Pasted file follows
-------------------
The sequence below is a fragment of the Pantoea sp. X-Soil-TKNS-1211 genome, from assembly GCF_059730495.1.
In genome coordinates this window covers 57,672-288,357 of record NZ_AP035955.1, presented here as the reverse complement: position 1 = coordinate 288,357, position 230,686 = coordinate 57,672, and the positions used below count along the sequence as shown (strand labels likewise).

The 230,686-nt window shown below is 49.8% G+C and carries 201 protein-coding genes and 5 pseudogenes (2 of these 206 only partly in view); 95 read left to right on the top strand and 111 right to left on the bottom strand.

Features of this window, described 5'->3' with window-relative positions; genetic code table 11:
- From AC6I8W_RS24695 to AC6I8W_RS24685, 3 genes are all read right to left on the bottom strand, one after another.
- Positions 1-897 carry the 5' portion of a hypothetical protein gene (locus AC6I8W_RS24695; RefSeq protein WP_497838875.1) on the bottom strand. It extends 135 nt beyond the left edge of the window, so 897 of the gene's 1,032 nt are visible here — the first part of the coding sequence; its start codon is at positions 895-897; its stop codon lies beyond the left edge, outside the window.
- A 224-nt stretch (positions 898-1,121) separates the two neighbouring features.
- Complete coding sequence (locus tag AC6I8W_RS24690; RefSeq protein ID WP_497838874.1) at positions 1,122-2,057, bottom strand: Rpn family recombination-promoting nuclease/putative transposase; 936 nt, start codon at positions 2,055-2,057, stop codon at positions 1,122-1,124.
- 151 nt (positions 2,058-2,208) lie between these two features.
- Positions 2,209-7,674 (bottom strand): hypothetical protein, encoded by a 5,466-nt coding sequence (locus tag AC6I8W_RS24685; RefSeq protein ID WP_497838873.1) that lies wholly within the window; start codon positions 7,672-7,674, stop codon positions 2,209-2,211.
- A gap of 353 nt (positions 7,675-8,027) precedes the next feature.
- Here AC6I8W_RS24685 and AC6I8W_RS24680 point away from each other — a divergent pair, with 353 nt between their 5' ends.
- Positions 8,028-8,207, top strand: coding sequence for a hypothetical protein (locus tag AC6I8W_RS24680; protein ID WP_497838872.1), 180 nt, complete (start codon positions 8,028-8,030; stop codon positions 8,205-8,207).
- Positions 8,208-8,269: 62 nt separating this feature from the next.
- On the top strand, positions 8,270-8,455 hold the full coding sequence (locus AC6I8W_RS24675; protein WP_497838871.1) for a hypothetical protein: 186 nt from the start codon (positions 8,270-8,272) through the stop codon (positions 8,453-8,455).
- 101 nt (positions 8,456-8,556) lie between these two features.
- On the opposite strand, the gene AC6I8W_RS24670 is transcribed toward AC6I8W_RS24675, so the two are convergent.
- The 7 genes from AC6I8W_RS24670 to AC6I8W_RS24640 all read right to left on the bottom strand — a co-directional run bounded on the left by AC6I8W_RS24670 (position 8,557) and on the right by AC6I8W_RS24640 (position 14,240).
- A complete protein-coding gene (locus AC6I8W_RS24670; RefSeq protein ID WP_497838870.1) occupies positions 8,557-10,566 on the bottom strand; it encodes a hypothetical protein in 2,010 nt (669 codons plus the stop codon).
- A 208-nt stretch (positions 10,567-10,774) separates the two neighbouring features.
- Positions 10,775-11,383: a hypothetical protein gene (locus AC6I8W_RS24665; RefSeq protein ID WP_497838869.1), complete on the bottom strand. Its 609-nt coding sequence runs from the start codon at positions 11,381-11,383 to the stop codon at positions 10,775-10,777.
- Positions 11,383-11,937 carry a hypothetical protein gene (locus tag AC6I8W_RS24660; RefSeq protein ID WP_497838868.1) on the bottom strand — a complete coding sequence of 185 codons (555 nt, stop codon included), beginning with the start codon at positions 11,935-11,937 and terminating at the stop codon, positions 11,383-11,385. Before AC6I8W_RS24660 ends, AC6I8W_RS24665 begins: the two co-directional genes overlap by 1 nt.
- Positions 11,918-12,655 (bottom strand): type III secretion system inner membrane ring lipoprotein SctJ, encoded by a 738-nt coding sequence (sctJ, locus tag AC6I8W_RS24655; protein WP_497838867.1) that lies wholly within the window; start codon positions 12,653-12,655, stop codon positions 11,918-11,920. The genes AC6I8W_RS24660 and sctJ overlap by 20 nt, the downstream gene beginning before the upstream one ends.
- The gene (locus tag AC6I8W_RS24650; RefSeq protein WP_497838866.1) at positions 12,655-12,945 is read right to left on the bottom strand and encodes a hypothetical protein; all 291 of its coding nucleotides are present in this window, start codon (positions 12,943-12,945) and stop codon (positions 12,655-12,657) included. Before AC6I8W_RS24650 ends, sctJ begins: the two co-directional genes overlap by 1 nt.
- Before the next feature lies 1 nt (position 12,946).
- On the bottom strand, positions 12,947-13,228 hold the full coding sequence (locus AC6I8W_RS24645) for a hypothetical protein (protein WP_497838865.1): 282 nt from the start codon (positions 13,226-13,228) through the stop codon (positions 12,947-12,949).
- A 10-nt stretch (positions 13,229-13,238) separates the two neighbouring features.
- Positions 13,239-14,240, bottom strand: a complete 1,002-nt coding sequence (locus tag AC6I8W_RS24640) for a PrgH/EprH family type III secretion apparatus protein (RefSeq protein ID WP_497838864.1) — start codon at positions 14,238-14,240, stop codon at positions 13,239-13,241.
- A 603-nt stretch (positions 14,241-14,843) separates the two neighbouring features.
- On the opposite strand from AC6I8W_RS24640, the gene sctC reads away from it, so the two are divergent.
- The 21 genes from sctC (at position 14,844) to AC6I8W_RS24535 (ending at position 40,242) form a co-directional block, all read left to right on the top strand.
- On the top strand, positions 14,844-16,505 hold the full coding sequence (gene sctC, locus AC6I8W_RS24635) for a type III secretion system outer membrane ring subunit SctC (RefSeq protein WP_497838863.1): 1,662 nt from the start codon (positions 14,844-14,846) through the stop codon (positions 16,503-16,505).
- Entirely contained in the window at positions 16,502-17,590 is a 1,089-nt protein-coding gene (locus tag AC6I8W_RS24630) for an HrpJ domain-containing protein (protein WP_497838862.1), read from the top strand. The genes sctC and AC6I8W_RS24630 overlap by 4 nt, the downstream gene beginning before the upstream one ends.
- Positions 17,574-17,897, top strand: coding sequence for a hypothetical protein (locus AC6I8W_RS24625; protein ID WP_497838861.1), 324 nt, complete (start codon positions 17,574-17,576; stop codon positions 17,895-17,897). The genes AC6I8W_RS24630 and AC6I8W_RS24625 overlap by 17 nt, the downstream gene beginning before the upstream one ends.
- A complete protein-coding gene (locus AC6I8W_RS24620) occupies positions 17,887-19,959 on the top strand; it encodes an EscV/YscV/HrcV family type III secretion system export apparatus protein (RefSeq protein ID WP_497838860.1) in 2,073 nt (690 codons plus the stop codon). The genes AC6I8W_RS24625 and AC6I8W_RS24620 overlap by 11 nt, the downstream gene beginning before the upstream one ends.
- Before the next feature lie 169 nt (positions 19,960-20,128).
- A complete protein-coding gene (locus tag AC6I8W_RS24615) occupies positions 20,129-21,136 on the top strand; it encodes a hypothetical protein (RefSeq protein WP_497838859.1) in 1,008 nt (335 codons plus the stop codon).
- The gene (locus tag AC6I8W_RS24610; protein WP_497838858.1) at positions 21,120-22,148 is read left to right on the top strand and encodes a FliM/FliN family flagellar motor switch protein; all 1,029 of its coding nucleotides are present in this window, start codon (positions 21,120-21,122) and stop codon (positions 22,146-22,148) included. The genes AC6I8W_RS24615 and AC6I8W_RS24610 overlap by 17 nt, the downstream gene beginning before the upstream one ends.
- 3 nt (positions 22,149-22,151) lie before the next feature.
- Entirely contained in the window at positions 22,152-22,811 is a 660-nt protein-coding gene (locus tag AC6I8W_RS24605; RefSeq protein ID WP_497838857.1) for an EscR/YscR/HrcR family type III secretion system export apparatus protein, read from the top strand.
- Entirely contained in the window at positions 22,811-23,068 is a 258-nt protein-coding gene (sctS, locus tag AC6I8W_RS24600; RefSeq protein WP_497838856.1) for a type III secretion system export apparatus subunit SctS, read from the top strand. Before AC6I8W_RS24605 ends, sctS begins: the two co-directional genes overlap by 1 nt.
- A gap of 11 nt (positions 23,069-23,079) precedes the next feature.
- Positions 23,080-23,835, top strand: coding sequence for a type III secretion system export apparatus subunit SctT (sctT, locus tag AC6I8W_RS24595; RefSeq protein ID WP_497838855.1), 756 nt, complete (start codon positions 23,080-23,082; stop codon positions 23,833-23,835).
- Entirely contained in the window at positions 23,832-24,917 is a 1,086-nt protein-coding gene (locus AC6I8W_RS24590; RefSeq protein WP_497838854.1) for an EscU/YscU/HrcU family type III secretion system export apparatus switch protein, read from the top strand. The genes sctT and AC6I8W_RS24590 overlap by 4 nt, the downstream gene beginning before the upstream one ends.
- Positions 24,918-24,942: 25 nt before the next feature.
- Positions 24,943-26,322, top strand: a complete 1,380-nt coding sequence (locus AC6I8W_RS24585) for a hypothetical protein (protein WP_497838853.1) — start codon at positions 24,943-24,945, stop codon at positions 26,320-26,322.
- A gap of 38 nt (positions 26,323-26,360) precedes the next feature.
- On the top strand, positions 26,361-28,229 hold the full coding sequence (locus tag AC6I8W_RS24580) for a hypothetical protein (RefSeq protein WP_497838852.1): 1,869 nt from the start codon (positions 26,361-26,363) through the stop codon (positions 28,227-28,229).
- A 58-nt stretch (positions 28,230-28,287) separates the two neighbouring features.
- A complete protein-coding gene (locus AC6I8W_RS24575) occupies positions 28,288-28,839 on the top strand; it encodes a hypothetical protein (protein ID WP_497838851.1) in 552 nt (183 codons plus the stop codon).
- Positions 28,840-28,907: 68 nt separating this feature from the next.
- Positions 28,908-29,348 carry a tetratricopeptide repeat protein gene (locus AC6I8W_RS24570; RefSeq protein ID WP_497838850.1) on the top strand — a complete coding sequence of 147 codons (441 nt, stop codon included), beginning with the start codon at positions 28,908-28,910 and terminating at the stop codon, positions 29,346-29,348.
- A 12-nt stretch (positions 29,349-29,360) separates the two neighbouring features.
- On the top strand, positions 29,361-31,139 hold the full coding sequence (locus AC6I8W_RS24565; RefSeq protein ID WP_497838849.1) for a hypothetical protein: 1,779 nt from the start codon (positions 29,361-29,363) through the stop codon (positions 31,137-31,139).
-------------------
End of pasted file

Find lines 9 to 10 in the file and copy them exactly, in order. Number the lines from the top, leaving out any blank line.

- 151 nt (positions 2,058-2,208) lie between these two features.
- Positions 2,209-7,674 (bottom strand): hypothetical protein, encoded by a 5,466-nt coding sequence (locus tag AC6I8W_RS24685; RefSeq protein ID WP_497838873.1) that lies wholly within the window; start codon positions 7,672-7,674, stop codon positions 2,209-2,211.